Healthy Labour Policy for a Democratic Saskatchewan

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Unions are on the frontline of democracy, the most powerful example of citizens coming together to work for the common good. When the labour movement is strong, we all do better. When the labour movement is under attack and losing ground, everyone does worse. A healthy society depends on a healthy workers' movement.

I propose a three-pronged approach to healthy employment — one rooted in supports for healthy workplaces, healthy communities and healthy families.

1. Support families and protect workers

Many workers in Saskatchewan, particularly young families, are clocking significantly more than forty hours a week at work. Decent conditions and consistent employment standards would reduce stress on families and promote healthy communities.

We can:

  • Increase the minimum wage to $15/hour;
  • Establish Universal Pharmacare coverage;
  • Extend protections with a new Employment Standards Act, a new Workers Compensation Act, and an expanded Occupational Health and Safety Act;
  • Bring in pay equity legislation that extends to the private sector;
  • Provide all workers with paid sick days;
  • Expand the Saskatchewan Immigrant Nominee Program;
  • Offer a path to citizenship for temporary foreign workers;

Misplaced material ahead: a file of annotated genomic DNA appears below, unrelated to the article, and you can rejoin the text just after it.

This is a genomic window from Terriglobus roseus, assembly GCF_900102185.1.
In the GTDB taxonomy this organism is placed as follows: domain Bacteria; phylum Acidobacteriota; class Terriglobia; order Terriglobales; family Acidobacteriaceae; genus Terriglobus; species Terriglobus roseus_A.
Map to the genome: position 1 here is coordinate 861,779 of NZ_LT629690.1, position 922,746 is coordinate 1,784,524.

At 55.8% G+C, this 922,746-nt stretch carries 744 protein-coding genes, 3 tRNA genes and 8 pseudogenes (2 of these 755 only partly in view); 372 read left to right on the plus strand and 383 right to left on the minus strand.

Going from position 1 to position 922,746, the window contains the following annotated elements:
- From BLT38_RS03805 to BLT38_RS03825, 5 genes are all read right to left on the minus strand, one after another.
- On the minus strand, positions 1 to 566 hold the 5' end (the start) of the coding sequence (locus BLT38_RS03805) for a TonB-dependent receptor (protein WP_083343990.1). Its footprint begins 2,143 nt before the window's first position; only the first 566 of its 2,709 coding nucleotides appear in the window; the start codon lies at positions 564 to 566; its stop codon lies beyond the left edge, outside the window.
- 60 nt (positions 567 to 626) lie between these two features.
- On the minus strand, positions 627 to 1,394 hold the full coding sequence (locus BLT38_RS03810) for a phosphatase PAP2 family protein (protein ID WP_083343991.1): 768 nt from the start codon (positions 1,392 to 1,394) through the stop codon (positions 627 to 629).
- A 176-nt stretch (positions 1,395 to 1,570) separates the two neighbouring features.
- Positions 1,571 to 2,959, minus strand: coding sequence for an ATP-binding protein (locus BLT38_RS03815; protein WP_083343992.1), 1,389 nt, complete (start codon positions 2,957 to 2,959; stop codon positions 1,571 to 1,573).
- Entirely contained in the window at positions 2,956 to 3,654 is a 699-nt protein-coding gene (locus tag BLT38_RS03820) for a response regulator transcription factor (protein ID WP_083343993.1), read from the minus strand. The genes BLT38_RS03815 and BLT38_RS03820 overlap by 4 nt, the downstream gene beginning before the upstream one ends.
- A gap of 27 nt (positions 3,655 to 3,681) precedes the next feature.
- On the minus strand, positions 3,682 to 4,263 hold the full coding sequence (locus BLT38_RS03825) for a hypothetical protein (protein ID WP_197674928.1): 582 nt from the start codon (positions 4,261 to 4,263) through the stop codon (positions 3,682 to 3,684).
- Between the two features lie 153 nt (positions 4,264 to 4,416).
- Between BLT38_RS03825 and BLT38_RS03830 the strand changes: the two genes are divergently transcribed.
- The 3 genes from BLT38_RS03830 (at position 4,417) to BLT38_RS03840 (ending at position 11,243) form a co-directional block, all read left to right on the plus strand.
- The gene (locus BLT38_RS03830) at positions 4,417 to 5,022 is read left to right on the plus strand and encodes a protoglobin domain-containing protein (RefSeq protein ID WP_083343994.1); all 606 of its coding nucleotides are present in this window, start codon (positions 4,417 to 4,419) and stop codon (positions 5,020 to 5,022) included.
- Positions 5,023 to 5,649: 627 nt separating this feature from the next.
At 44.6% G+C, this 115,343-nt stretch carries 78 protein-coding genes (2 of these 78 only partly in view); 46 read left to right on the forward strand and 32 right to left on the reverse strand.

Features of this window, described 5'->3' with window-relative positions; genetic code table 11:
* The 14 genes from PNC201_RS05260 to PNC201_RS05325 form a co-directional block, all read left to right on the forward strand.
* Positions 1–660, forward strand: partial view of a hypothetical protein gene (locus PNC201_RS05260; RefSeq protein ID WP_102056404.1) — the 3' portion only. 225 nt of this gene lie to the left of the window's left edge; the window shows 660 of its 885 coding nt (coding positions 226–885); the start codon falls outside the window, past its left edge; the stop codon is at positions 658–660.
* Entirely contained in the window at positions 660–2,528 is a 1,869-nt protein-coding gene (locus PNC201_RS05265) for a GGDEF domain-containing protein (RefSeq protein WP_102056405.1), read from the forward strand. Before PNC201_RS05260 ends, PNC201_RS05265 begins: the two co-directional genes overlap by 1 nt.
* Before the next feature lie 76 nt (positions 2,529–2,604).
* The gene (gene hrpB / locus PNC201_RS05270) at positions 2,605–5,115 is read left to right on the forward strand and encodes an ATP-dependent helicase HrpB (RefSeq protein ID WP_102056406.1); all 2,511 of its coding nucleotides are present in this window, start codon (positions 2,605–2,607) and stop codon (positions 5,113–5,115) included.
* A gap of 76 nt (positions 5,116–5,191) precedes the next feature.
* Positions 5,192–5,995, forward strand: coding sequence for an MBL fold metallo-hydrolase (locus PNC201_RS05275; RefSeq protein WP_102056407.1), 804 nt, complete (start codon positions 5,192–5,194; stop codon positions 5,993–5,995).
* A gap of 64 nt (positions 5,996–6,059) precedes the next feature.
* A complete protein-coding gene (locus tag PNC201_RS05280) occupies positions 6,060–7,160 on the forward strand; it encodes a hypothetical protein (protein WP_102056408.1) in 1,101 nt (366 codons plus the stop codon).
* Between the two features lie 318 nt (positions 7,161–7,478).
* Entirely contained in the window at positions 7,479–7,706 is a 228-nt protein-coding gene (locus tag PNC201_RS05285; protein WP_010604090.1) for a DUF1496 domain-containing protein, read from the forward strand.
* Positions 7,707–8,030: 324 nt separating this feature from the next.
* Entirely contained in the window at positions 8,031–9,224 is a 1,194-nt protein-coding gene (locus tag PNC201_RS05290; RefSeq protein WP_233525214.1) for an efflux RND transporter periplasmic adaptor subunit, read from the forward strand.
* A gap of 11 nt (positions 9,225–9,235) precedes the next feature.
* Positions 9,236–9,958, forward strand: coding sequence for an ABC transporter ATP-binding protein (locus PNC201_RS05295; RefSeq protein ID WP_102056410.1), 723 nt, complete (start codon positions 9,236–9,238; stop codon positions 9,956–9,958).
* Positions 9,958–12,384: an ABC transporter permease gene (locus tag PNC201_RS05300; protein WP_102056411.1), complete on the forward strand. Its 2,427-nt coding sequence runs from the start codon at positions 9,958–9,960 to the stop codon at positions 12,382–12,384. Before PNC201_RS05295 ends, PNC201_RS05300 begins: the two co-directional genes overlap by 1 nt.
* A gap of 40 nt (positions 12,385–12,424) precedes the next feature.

• Push for safe working conditions in the agricultural natural resource sectors;
  • Protect LGBTQ2S workers in the workplace through human rights legislation.

2. Expand access to collective bargaining

By ensuring a level playing field for workers through strong and democratic labour laws that protect collective bargaining rights, we can build a more innovative, more competitive and more resilient economy, and a more democratic and prosperous Saskatchewan.

We can:

  • Undo Sask Party’s amalgamation of Saskatchewan’s employment policies into the single Employment Act;
  • bring back card-check certification and expand access to collective bargaining to all workers;
  • End ability of employers to unilaterally remove workers performing supervisory functions from bargaining units;
  • Respect the collective bargaining process with public sector workers;
  • Repeal Bill 80 to facilitate continuity of union coverage for workers;
  • Increase access to mediation and arbitration;
  • Overhaul appointments for the Labour Relations Board and return union representatives to the boards of crown corporations.

3. Remove barriers to employment

A significant segment of the population is excluded from meaningful paid work, or is only able to secure precarious and part-time jobs. Working with partners in business, labour, and the community, we can implement evidence-based policies designed to promote broader workplace participation. 

We can:

  • Create the best child care and early childhood education program in Canada;
  • Partner with community organizations to design and implement employment experience programs that will help students, differently abled workers, and other underemployed persons to transition to employment;
  • Work with First Nations and Métis governments, schools and postsecondary institutions, and community partners to develop a First Nations and Métis employment strategy;
  • End clawbacks to social assistance and provide transitional support such as tuition, retraining, child care and transportation allowances.

Working together, we can increase equality and fairness as well as prosperity, to the benefit of employees, employers and the public.

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